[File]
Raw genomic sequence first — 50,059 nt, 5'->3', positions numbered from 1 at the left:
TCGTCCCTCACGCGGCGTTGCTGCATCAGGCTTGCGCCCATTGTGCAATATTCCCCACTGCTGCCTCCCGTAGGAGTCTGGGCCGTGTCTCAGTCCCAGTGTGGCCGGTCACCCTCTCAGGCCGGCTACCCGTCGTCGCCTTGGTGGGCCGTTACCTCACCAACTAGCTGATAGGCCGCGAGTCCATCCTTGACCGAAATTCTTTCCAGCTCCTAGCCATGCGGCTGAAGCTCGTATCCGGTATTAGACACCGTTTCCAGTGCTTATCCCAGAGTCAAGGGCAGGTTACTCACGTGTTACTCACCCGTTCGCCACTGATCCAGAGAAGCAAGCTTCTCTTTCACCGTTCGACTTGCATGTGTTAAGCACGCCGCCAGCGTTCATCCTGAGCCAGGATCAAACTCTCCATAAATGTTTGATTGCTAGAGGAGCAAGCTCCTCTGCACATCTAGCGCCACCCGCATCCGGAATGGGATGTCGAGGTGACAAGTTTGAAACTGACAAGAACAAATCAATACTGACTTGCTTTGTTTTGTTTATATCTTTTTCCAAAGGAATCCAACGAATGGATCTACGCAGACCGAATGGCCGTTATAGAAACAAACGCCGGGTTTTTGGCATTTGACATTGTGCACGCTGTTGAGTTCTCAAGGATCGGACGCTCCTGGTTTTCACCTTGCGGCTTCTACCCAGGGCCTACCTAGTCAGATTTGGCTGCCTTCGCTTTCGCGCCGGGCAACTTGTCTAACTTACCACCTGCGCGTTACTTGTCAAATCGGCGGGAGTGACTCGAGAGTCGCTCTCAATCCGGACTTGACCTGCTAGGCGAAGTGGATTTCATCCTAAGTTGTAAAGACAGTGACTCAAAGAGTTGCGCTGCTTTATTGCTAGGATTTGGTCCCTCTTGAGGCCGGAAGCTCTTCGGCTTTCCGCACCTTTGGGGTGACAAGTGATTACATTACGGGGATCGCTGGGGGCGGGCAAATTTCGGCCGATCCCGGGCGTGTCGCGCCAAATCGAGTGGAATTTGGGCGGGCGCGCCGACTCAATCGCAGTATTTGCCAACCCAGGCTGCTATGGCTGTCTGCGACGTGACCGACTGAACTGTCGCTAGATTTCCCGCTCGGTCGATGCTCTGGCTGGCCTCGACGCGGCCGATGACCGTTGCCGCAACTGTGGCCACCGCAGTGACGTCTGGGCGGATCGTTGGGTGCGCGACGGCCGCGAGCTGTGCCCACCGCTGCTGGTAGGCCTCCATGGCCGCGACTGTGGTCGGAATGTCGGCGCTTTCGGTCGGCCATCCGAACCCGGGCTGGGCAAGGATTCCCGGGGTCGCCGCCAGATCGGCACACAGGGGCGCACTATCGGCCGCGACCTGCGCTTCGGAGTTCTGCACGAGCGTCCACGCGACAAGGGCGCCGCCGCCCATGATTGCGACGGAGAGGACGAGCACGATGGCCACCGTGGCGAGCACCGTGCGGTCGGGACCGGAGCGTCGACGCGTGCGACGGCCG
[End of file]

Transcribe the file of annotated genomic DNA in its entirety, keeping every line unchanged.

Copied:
Raw genomic sequence first — 50,059 nt, 5'->3', positions numbered from 1 at the left:
TCGTCCCTCACGCGGCGTTGCTGCATCAGGCTTGCGCCCATTGTGCAATATTCCCCACTGCTGCCTCCCGTAGGAGTCTGGGCCGTGTCTCAGTCCCAGTGTGGCCGGTCACCCTCTCAGGCCGGCTACCCGTCGTCGCCTTGGTGGGCCGTTACCTCACCAACTAGCTGATAGGCCGCGAGTCCATCCTTGACCGAAATTCTTTCCAGCTCCTAGCCATGCGGCTGAAGCTCGTATCCGGTATTAGACACCGTTTCCAGTGCTTATCCCAGAGTCAAGGGCAGGTTACTCACGTGTTACTCACCCGTTCGCCACTGATCCAGAGAAGCAAGCTTCTCTTTCACCGTTCGACTTGCATGTGTTAAGCACGCCGCCAGCGTTCATCCTGAGCCAGGATCAAACTCTCCATAAATGTTTGATTGCTAGAGGAGCAAGCTCCTCTGCACATCTAGCGCCACCCGCATCCGGAATGGGATGTCGAGGTGACAAGTTTGAAACTGACAAGAACAAATCAATACTGACTTGCTTTGTTTTGTTTATATCTTTTTCCAAAGGAATCCAACGAATGGATCTACGCAGACCGAATGGCCGTTATAGAAACAAACGCCGGGTTTTTGGCATTTGACATTGTGCACGCTGTTGAGTTCTCAAGGATCGGACGCTCCTGGTTTTCACCTTGCGGCTTCTACCCAGGGCCTACCTAGTCAGATTTGGCTGCCTTCGCTTTCGCGCCGGGCAACTTGTCTAACTTACCACCTGCGCGTTACTTGTCAAATCGGCGGGAGTGACTCGAGAGTCGCTCTCAATCCGGACTTGACCTGCTAGGCGAAGTGGATTTCATCCTAAGTTGTAAAGACAGTGACTCAAAGAGTTGCGCTGCTTTATTGCTAGGATTTGGTCCCTCTTGAGGCCGGAAGCTCTTCGGCTTTCCGCACCTTTGGGGTGACAAGTGATTACATTACGGGGATCGCTGGGGGCGGGCAAATTTCGGCCGATCCCGGGCGTGTCGCGCCAAATCGAGTGGAATTTGGGCGGGCGCGCCGACTCAATCGCAGTATTTGCCAACCCAGGCTGCTATGGCTGTCTGCGACGTGACCGACTGAACTGTCGCTAGATTTCCCGCTCGGTCGATGCTCTGGCTGGCCTCGACGCGGCCGATGACCGTTGCCGCAACTGTGGCCACCGCAGTGACGTCTGGGCGGATCGTTGGGTGCGCGACGGCCGCGAGCTGTGCCCACCGCTGCTGGTAGGCCTCCATGGCCGCGACTGTGGTCGGAATGTCGGCGCTTTCGGTCGGCCATCCGAACCCGGGCTGGGCAAGGATTCCCGGGGTCGCCGCCAGATCGGCACACAGGGGCGCACTATCGGCCGCGACCTGCGCTTCGGAGTTCTGCACGAGCGTCCACGCGACAAGGGCGCCGCCGCCCATGATTGCGACGGAGAGGACGAGCACGATGGCCACCGTGGCGAGCACCGTGCGGTCGGGACCGGAGCGTCGACGCGTGCGACGGCCG